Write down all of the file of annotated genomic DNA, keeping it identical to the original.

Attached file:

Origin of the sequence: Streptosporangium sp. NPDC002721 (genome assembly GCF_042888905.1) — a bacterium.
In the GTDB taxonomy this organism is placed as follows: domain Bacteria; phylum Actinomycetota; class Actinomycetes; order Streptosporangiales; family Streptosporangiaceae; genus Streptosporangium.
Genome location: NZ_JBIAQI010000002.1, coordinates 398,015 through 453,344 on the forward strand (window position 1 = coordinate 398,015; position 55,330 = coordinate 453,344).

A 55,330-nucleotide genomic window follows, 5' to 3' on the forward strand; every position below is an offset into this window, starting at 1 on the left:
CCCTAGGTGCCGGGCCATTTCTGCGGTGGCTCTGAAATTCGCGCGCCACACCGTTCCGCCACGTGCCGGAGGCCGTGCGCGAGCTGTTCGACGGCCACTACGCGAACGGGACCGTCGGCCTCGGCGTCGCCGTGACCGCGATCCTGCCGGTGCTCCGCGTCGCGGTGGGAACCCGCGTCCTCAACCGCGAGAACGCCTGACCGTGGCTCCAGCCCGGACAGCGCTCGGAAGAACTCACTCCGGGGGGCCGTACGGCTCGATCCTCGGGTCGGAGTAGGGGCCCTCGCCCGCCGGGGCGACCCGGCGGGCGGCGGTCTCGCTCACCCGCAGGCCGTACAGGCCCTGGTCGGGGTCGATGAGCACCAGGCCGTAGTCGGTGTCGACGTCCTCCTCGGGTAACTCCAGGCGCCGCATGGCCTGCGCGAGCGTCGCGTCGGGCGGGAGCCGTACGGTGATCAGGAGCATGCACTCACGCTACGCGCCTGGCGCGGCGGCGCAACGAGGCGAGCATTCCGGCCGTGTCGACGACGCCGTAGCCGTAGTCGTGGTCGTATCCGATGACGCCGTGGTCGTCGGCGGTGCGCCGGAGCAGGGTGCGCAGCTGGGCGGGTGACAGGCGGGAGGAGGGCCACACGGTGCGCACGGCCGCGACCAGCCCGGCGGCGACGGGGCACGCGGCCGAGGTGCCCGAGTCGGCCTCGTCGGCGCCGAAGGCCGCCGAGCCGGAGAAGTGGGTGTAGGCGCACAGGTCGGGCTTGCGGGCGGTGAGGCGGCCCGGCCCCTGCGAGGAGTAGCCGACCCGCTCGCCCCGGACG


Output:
Origin of the sequence: Streptosporangium sp. NPDC002721 (genome assembly GCF_042888905.1) — a bacterium.
In the GTDB taxonomy this organism is placed as follows: domain Bacteria; phylum Actinomycetota; class Actinomycetes; order Streptosporangiales; family Streptosporangiaceae; genus Streptosporangium.
Genome location: NZ_JBIAQI010000002.1, coordinates 398,015 through 453,344 on the forward strand (window position 1 = coordinate 398,015; position 55,330 = coordinate 453,344).

A 55,330-nucleotide genomic window follows, 5' to 3' on the forward strand; every position below is an offset into this window, starting at 1 on the left:
CCCTAGGTGCCGGGCCATTTCTGCGGTGGCTCTGAAATTCGCGCGCCACACCGTTCCGCCACGTGCCGGAGGCCGTGCGCGAGCTGTTCGACGGCCACTACGCGAACGGGACCGTCGGCCTCGGCGTCGCCGTGACCGCGATCCTGCCGGTGCTCCGCGTCGCGGTGGGAACCCGCGTCCTCAACCGCGAGAACGCCTGACCGTGGCTCCAGCCCGGACAGCGCTCGGAAGAACTCACTCCGGGGGGCCGTACGGCTCGATCCTCGGGTCGGAGTAGGGGCCCTCGCCCGCCGGGGCGACCCGGCGGGCGGCGGTCTCGCTCACCCGCAGGCCGTACAGGCCCTGGTCGGGGTCGATGAGCACCAGGCCGTAGTCGGTGTCGACGTCCTCCTCGGGTAACTCCAGGCGCCGCATGGCCTGCGCGAGCGTCGCGTCGGGCGGGAGCCGTACGGTGATCAGGAGCATGCACTCACGCTACGCGCCTGGCGCGGCGGCGCAACGAGGCGAGCATTCCGGCCGTGTCGACGACGCCGTAGCCGTAGTCGTGGTCGTATCCGATGACGCCGTGGTCGTCGGCGGTGCGCCGGAGCAGGGTGCGCAGCTGGGCGGGTGACAGGCGGGAGGAGGGCCACACGGTGCGCACGGCCGCGACCAGCCCGGCGGCGACGGGGCACGCGGCCGAGGTGCCCGAGTCGGCCTCGTCGGCGCCGAAGGCCGCCGAGCCGGAGAAGTGGGTGTAGGCGCACAGGTCGGGCTTGCGGGCGGTGAGGCGGCCCGGCCCCTGCGAGGAGTAGCCGACCCGCTCGCCCCGGACG